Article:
Which clinical signs and symptoms are predictive of obstructive sleep apnea (OSA)?
Clinical indicators (e.g., sex, snoring severity, history of apnea, age, menopausal status, waist-to-hip ratio, body habitus) can predict OSA as diagnosed using overnight polysomnography or sleep study. (Strength of Recommendation: B, based on multiple cross-sectional studies.) There is insufficient evidence to specify which measure of body habitus (i.e., body mass index [BMI] or neck circumference) is more predictive of OSA.
Nine cross-sectional studies examined the predictive value of varying clinical characteristics in patients with OSA. Almost all study participants were from referral populations. Varying apnea-hypopnea index threshold values were used to define OSA.
Four studies found a statistically significant association between male sex and OSA,1–4 whereas one study found no association.5 Other studies have demonstrated that persons who snore have an increased risk of OSA,2,6 and that there is a statistically significant correlation between breathing pauses and OSA (odds ratio [OR] = 2.09to 2.47).2,4
Several studies examined the relationship between age and OSA, with conflicting results.1,2,4,7–9 One study found a statistically significant association between older age (as measured in 10-year increments) and increased prevalence of OSA,2 and another showed a nine- to 11-fold increased prevalence of OSA in persons 20 to 65 yearsof age.8,9 However, other study results did not demonstrate a statistically significant relationship between age and OSA.1,4,7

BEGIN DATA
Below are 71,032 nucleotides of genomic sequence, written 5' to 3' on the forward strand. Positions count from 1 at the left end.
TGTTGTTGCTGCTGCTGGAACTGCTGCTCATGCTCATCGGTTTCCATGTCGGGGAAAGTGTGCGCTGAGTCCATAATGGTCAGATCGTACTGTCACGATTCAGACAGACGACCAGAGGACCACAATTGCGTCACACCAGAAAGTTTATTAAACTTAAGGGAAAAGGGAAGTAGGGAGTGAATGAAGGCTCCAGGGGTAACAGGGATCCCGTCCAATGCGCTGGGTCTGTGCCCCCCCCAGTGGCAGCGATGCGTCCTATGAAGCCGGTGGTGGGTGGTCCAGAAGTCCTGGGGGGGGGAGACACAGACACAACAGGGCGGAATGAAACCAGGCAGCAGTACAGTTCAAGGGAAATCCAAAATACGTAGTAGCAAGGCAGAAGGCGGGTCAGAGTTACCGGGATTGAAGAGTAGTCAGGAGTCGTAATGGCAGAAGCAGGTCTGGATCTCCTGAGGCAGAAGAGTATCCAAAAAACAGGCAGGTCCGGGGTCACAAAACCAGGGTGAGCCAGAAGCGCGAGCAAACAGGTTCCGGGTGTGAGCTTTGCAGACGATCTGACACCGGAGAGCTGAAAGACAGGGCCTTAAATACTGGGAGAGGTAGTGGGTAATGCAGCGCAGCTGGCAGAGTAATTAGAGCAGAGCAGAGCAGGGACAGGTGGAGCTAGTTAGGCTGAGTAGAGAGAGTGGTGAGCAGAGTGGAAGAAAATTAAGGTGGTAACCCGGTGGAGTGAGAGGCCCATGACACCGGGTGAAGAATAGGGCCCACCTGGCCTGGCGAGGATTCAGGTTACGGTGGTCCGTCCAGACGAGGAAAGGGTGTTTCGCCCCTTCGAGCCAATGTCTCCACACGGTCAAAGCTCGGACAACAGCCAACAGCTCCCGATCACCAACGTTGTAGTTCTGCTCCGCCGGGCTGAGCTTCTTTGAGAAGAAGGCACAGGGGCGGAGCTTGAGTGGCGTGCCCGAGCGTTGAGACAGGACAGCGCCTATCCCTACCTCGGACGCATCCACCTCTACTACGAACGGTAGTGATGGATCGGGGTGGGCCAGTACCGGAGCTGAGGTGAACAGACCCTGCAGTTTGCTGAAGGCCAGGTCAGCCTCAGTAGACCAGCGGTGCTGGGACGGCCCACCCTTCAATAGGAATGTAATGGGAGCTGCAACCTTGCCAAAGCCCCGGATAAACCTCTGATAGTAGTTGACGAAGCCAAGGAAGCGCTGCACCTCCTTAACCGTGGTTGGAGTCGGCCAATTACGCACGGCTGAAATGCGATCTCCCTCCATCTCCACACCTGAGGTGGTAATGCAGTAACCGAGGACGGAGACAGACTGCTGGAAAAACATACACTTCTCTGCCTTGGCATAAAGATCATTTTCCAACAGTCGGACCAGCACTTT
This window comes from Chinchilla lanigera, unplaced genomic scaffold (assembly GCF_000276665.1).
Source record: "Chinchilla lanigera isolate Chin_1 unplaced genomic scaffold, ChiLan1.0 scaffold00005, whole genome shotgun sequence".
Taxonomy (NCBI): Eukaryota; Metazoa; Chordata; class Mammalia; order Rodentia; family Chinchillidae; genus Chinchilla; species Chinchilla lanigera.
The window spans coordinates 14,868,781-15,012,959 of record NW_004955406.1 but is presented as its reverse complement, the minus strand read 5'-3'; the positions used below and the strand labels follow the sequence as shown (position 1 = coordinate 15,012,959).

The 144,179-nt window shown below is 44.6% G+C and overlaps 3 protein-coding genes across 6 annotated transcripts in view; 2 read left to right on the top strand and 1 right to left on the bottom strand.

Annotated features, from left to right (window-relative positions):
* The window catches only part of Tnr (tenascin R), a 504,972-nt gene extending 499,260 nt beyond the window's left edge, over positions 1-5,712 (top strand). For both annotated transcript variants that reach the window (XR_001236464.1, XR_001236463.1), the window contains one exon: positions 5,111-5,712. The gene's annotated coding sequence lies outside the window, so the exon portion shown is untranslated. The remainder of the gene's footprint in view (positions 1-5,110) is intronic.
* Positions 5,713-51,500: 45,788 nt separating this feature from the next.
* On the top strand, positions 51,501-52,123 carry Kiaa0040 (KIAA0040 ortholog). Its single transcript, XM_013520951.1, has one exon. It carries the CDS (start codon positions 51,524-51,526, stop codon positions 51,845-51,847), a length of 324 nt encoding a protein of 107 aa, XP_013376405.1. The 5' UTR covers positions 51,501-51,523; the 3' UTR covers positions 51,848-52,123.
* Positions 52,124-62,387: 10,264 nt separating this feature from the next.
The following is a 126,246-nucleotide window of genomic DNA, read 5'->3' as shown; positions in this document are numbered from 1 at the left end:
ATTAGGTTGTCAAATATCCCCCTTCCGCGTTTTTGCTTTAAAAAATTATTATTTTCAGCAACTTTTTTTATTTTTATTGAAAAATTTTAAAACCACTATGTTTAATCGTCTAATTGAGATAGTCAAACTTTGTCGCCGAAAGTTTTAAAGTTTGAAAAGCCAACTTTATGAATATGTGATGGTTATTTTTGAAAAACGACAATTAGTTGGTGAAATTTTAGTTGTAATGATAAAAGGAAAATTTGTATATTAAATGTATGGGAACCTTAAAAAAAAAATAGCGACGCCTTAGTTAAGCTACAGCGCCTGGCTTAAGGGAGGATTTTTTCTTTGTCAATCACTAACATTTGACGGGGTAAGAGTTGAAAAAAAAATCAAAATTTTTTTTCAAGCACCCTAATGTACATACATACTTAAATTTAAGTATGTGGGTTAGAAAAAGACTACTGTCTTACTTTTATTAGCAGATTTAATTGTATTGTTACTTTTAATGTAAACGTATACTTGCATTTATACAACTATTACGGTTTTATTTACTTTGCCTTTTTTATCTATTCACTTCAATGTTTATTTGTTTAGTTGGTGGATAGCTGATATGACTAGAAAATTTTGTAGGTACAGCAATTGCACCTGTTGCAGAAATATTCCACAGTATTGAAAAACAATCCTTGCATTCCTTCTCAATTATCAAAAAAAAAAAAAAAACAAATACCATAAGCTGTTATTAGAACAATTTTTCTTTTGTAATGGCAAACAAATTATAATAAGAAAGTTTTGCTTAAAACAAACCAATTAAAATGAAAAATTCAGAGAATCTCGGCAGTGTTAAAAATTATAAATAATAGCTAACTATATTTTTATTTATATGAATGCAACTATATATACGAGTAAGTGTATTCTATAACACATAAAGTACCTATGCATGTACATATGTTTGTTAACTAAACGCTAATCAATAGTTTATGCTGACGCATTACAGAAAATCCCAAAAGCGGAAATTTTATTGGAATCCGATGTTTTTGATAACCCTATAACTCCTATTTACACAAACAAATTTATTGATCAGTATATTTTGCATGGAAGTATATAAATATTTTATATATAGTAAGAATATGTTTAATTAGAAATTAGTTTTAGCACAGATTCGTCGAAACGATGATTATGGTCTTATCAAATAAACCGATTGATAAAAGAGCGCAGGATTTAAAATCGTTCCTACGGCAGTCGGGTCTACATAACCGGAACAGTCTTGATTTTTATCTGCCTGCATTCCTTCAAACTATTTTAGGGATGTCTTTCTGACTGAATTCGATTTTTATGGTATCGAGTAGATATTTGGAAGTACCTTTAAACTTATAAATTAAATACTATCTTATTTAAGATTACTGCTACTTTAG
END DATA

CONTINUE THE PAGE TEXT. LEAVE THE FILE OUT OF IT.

There is also a link between a larger waist-to-hip ratio and OSA (OR = 1.07 to 3.41).1–3,5 Two studies determined that a BMI greater than 30 kg per m2 was not an independent variable for OSA,1,4 whereas two other studies showed that an increasing BMI (in increments of 5.3 or 5.6 kg per m2) was associated with an increased risk of OSA.2,3 A BMI greater than or equal to 31.1 kg per m2 in men and 32.3 kg per m2 in women was found to be predictive of OSA (OR = 7.8 and 12.8, respectively).8,9
Five studies examined the link between neck circumference and OSA, although each study used a different clinical indicator and results were conflicting.1–5 An incremental increase in neck circumference or percentage of predicted neck circumference (based on height) was found to be significantly associated with OSA (OR = 1.23 to 5.0).2,3,5 However, two studies found no statistically significant association between OSA and a predetermined neck circumference greater than 43 cm for men and greater than 47 cm for women.1,4
Recommendations from Others
According to the Institute for Clinical Systems Improvement, the following clinical indicators may suggest a significant risk of OSA: awakening with choking, hypertension, intense snoring, large neck circumference, male sex, postmenopause, obesity, apnea or choking as reported by sleep partner, atrial fibrillation, and daytime sleepiness.10